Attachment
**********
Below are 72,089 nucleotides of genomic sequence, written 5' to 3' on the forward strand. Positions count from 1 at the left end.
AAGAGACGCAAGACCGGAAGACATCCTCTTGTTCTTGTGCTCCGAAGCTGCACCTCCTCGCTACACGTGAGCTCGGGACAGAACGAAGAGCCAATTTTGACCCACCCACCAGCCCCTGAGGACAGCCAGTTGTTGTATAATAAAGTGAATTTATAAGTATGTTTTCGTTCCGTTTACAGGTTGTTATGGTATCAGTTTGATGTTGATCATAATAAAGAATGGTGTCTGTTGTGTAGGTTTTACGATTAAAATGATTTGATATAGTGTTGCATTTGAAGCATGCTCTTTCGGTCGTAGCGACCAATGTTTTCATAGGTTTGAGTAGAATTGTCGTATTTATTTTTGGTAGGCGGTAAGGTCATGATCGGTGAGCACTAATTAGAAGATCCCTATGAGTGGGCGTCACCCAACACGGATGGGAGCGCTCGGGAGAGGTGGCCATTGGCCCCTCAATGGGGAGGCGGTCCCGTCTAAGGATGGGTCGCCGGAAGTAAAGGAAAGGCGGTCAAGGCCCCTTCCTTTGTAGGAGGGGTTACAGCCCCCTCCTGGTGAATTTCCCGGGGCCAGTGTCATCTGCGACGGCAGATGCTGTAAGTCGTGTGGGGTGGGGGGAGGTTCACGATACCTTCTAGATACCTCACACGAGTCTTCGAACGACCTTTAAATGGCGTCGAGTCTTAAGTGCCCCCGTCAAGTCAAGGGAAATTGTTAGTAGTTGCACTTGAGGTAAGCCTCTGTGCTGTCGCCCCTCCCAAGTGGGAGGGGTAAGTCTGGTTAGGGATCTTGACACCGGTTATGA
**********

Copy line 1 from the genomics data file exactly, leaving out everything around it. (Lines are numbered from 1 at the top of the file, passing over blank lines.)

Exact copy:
Below are 72,089 nucleotides of genomic sequence, written 5' to 3' on the forward strand. Positions count from 1 at the left end.